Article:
April 25, 2015
John Dubrow: Transformations
by John Goodrich
The painter John Dubrow has already made his mark on the New York art scene. But what is especially rewarding about his latest work, currently on view at Lori Bookstein, is the way it
continues to explore and evolve. In his case, the evolution isn’t towards a more provocative technique or motif – if anything, these aspects of his work have taken on a more utilitarian cast.
The articulateness lies elsewhere, and in a trait that may not be evident to every viewer: in his forceful and eloquent arabesques of color. If your definition of active color is simply high-
chroma hues or academic, volumetric modeling, his particular gifts may not be apparent. But if you see in color a chance of compositional purposefulness – as evidenced by painters ranging
from Chardin to Matisse – Dubrow’s work will consistently impress.
Color has always been the moving force in Dubrow’s paintings, which to my eye has been strongest when recording nature in its broad, stark contrasts: overhead canopies of leaves,
hanging viscerally above receding planes of lawn. In more complexly modulated motifs—portraits, hillsides of houses—the duty of representing seems to slight cramp the synthesizing of
the purely optical. But this appears to be happening less in the newest work, which turns figures and buildings with equal dispatch to planes of nuanced, weighted color.
Increasingly, Dubrow’s paintings reveal an intriguing disjunction between heavy mark-making technique and fleet articulations in color. The textures of his crusted, almost-crater-like
patches of pigment can feel clotted, as if applied and re-applied with dull deliberation. (In point of fact, the artist worked for several years on most paintings in the show. His favorite means
of applying paint is with a hand.) But this misses the paintings’ intent. All attention clearly bends not towards technique but to how each color leverages every other color. And this is where
Dubrow consistently excels.
At a glance, a painting like “Playground” (2012-14) is an enigma. In terms of framing a motif, it practically inventories a scene, much like a camera’s split-second recording of a slice of life.
Yet these objects are not the least bit frozen in place. Each element, reduced (or is it expanded?) to a facet of color, struggles against its location, acquiring in the process a particular
character—looming, receding, insisting, rising—within a larger orchestration. In other words, objects acquire meaning through rhythmic intervals, not illustrational or stylistic means. The
painting becomes a living mesh of shapes, each uniquely responding to the transformative pressure of light.
At bottom left, the grayer forms of figures hum amongst the absorbent blue-grays and purple-grays of a broad shadow. One surmounts the shadow, her shirt abruptly shifting from deep
earthy brown-greens turn to a brilliant chartreuse; in an effect unique to artist’s paint (and not reproducible in print or on a monitor), one palpably experiences the weight of light.
Dubrow continues, in coordinated fashion. A trail of figures, overlapping in their illuminated and shadowed portions, slips into the distance at right. Between these two zones, a series of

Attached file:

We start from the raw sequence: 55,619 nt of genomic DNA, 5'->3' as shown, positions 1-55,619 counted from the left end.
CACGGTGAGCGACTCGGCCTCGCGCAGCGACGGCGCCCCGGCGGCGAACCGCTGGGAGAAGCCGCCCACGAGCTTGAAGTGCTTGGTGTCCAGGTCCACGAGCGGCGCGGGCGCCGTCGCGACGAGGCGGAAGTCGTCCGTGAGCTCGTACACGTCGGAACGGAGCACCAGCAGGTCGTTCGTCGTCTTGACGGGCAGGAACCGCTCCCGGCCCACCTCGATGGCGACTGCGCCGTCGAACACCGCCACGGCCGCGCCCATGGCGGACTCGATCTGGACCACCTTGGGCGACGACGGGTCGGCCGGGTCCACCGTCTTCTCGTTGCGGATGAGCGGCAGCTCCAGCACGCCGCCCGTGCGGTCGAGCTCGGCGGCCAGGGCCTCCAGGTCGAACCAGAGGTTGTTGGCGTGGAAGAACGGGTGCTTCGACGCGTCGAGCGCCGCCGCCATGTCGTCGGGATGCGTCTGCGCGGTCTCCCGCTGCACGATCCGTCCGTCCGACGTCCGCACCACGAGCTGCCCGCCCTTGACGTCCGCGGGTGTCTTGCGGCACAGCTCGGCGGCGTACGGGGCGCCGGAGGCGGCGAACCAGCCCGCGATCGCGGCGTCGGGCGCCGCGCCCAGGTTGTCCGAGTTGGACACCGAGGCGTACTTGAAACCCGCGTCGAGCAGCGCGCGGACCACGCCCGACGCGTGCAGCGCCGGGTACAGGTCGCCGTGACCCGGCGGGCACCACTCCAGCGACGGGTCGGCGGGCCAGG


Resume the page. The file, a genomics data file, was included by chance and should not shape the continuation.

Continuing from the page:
mid-toned horizontals—various medium-toned violets, reddish-beige, and ochre—establish the receding ground plane that supports from below. Overhead, extending the canvas’ entire
width, a lowering canopy of leaves—churning through degrees of shadowed green—compress the space beneath, already animated by the luminous shifting facets of people and ground.
In “Audrey, Weavings” (2015), hues of pinkish-terracotta, ranging through a variety of tones imposed by light, carve the subject’s facial features. Quietly luminous against a sofa’s more
subdued hues, they culminate as a mass barely surmounting the sofa’s tide of purple-gray. Again, deprived of the more superficial means of description—feathery or smooth modeling,
polished or slashing strokes—all elements reflect, with startling directness, the unadorned force of color.
Best of all, “Leaning Trees, Winter” (2015) captures, in ragged horizontal bands, the four states of light within a street scene: the remote ultramarine glow of sky; the hard pinkish-browns of
sunlit ground; their shadowed counterparts in deep retiring purples; in-between them, a clattering horizontal of building facades, turned yellow-beige, brick red, and off–white by the
vicissitudes of sunlight. Impossibly different, but bound together by the circumference of the painting, each zone presses against the others, charging the space. Streaming across the entire
proceedings are the vertical trunks of trees, holding far aloft their forking branches, and melting into the forms of striding pedestrians below. Like the best paintings here, we have the sense
of being brought suddenly, unblindered and blinking, before a sunlight-animated vision.
Optical sensations, maximized within a contained arena: this summarizes the powers of the language of painting to recreate what we see. If you’re the type of person who wonders at how
Corot exceeds Daubigny and Harpignies, or how Matisse transcends Max Weber, it’s a gratifying experience.
“Leaning Trees, Winter” is notable for the clarity of its hierarchy of colors—it’s top-to-bottom apportioning of pressures that spins off each element in its own unique and lucid moment. Not
every painting in the show is quite as decisive. In some other canvases, the on-the-fly-responses seem to slow down to accommodate a complication here or wade through a diffuseness
there. This is only to say that at points the color lacks the supreme articulateness of Chardin, or the certitude of Matisse. But every painting impresses with its priorities. Many a painter can
deploy an evocative technique, or quirks of subject and style. But to speak with color—this is a different, higher order of expression, one Dubrow is clearly driven to pursue.